By Caroline R. De Marco, Vice President, Regional Accounts, Managed Markets & Government Affairs, GlaxoSmithKline
So, you think you’re ready for a career change? I’ve been there. I understand. I think changing careers can be a wonderful move and I know from experience that taking that leap of faith can change your life for the better. But before you jump, consider the following:
1. Why do you want to transition?
Really think about it. What is your core reason or motivation for moving on? Are you not feeling challenged? If that’s the case, what are the skills and talents you want to make sure you get to use in your next career? Outlining this will help you select what careers you should consider next.
2. What will you give up or gain if you transition to a new career?
It may seem basic but make a pros-and-cons list to fully assess what you might lose if you switch careers. Be sure to give equal focus to both sides of the argument so you understand the full scope of your decision.
3. What skills and competencies will you need to be successful in your next role?
Whether you are starting your own business or looking to join a new team, you need to identify what skills you might be missing ahead of taking this next step. Once you have these identified, develop a plan to make sure you acquire those skills/competencies.
4. Who do you need to check in with ahead of this change?
I would suggest consulting the following people ahead of any big change:
- Your “board of directors”: former bosses, professors and other trusted people in your life who know your talents and capabilities and will give you insight and the tough feedback needed to keep you focused and address your blind spots.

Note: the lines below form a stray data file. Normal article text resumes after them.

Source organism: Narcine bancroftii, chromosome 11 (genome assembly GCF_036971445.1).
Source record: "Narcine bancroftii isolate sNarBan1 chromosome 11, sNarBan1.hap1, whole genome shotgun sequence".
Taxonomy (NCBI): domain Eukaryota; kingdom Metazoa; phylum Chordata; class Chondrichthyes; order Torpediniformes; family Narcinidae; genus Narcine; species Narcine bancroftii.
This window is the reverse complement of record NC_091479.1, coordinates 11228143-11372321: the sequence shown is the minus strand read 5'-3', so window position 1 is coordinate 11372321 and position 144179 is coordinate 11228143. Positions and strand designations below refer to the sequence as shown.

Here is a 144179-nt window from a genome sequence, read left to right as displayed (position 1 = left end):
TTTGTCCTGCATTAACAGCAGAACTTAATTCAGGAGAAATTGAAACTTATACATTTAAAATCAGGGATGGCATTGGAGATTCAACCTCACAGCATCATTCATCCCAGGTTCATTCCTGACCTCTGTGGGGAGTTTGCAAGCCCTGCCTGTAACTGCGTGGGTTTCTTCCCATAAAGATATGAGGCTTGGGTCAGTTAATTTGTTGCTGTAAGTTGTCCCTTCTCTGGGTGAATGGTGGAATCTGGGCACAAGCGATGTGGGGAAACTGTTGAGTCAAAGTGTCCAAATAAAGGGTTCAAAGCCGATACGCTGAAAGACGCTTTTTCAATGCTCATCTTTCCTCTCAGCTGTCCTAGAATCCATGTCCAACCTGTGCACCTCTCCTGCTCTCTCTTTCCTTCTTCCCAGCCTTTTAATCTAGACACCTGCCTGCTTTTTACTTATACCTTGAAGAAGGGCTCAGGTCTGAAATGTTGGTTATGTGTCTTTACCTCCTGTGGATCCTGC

- Your nurture network: friends and colleagues with complementary backgrounds and skills that can support you when you make the transition, either with leads for new roles or customers/clients for your new business venture.
- Your family: significant other, roommate, spouse, parents—whoever will be personally affected by your decision. After all, you’ll need to make sure they’re on board and aligned to support you in your transition.
Once you’ve gone through this process, you will be in a better place to determine a path for making the transition. Also, depending on the answers to these questions, you may realize that there’s more groundwork that needs to be laid before making this move.
If you’ve already done the internal due diligence and determined that now is the time, then be sure to develop a solid transition plan that is time-bound and includes a stakeholder engagement map that can get you the contacts or clients that will be critical to landing your new role or launching your new business. Also, be sure to use your network—now is not the time to be shy about leaning on your board of directors and work connections!
Last, be mindful of the internal voices (or “Internal Border Patrol,” as Teressa Moore Griffin calls them in her book Lies That Limit) that are constantly telling you what can go wrong and making you afraid to take those critical next steps. The best way to silence those voices is to make sure you have a rock solid transition plan in place that accounts for worst-case events. On balance, be sure to give voice to and document scenarios of all the wonderful things that could happen when you make your transition.